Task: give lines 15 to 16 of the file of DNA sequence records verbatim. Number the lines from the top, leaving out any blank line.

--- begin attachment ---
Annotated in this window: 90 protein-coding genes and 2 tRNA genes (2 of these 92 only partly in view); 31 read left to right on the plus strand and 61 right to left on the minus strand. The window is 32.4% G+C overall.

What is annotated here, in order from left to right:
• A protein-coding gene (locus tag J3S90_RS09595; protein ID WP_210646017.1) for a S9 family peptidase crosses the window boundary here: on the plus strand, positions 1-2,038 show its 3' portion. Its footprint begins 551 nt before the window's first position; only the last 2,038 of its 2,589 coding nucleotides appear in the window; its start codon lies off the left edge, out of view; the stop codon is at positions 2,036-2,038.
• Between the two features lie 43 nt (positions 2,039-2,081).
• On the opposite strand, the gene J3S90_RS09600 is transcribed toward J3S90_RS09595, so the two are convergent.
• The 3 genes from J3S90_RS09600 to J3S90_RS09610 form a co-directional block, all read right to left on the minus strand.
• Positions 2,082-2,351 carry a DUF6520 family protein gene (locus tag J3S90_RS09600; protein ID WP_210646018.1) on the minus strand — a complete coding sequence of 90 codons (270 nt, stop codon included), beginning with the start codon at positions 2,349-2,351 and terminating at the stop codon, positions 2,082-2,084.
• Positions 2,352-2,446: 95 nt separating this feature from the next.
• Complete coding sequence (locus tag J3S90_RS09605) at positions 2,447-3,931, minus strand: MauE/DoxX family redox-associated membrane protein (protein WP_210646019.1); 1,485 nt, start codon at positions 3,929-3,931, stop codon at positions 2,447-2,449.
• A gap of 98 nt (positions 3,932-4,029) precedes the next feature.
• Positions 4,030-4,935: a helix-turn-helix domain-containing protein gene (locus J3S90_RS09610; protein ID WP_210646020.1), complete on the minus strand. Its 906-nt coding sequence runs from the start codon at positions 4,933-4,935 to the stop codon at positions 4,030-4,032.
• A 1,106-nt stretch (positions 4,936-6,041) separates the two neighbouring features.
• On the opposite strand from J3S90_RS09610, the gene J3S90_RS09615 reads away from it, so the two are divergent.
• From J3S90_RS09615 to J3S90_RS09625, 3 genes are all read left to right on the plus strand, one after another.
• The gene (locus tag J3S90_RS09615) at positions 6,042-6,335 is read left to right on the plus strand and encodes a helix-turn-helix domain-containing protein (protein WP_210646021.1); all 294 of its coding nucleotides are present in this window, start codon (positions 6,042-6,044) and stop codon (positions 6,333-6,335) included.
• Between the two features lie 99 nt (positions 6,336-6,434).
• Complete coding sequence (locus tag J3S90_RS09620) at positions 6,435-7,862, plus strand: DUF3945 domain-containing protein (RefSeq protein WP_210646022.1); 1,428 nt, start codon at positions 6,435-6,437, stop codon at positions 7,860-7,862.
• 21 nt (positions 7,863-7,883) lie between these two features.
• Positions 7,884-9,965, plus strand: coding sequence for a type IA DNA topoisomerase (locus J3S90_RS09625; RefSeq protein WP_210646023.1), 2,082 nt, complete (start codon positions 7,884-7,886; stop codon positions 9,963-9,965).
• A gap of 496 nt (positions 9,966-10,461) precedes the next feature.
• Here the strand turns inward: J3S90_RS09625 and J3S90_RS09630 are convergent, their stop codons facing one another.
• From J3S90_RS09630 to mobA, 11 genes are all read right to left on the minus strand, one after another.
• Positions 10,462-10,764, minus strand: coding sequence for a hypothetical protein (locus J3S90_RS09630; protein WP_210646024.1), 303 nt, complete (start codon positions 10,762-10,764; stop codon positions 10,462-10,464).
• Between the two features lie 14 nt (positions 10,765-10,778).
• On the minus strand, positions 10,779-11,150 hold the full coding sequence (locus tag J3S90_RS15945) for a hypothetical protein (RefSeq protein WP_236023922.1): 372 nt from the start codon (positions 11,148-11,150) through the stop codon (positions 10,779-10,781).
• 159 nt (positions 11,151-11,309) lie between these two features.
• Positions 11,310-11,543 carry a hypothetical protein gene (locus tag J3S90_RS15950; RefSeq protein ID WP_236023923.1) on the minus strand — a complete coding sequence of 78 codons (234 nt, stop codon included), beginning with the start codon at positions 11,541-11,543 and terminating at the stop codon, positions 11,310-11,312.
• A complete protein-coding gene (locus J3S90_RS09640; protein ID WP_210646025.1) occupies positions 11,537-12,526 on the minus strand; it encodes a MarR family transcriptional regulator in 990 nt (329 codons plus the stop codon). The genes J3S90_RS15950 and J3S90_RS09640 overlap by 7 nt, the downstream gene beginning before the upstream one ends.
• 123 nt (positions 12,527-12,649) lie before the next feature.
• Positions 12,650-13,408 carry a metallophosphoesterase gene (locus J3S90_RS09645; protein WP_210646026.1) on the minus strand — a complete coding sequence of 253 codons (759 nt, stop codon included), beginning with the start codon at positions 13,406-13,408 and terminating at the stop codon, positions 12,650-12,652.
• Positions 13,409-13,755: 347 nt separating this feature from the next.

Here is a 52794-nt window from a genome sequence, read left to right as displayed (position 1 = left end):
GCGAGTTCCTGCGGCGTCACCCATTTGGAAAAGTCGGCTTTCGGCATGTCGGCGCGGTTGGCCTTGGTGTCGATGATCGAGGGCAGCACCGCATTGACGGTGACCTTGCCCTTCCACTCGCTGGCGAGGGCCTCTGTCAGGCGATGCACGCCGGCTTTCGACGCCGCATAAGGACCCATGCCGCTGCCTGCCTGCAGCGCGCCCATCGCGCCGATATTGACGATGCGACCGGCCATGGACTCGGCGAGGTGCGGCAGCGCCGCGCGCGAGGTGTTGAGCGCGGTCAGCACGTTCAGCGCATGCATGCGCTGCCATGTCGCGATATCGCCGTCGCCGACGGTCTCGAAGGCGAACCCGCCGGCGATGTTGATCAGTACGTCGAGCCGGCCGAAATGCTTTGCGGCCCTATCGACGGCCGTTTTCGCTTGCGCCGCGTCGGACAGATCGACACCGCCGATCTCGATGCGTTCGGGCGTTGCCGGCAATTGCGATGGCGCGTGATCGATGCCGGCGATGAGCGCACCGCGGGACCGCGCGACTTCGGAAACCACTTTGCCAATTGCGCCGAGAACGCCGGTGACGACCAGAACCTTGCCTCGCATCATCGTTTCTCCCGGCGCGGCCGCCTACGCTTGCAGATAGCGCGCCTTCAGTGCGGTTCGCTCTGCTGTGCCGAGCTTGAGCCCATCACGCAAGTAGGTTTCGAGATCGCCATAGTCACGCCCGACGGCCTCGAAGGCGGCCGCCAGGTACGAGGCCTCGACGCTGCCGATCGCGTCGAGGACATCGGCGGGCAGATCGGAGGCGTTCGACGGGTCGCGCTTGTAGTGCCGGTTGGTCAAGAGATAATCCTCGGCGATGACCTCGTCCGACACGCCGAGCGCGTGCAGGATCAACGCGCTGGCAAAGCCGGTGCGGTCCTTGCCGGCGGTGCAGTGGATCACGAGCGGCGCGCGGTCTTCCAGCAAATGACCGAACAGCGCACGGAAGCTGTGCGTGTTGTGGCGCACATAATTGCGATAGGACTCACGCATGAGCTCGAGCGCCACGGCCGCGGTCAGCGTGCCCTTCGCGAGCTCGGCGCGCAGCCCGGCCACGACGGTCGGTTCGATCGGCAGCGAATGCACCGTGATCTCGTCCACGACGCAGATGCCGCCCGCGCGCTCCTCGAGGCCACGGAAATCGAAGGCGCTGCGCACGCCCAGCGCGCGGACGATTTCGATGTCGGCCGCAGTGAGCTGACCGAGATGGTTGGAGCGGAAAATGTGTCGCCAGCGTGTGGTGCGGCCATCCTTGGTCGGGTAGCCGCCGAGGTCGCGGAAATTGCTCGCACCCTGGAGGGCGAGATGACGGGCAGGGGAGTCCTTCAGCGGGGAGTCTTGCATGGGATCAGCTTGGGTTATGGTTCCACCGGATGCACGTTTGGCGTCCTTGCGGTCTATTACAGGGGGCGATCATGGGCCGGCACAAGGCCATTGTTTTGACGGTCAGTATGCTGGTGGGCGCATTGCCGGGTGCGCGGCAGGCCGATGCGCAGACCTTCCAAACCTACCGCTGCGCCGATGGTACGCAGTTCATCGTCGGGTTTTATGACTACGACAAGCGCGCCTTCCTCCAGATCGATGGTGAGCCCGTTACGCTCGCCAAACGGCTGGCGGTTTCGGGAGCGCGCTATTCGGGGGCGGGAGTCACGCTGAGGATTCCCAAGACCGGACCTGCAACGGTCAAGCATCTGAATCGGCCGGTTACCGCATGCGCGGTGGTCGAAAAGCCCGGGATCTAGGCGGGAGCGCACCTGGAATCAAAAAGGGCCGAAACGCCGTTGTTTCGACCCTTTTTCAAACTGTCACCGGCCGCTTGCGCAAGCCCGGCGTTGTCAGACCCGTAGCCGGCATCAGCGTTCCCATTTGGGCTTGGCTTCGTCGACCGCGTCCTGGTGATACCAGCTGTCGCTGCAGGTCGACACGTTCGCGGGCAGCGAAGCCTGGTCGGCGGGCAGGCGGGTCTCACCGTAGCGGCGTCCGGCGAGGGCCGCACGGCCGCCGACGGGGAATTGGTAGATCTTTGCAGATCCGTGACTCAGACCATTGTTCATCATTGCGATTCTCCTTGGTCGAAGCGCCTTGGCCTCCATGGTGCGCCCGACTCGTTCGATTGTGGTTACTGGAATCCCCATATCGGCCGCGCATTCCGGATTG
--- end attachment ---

• The gene (locus tag J3S90_RS09615) at positions 6,042-6,335 is read left to right on the plus strand and encodes a helix-turn-helix domain-containing protein (protein WP_210646021.1); all 294 of its coding nucleotides are present in this window, start codon (positions 6,042-6,044) and stop codon (positions 6,333-6,335) included.
• Between the two features lie 99 nt (positions 6,336-6,434).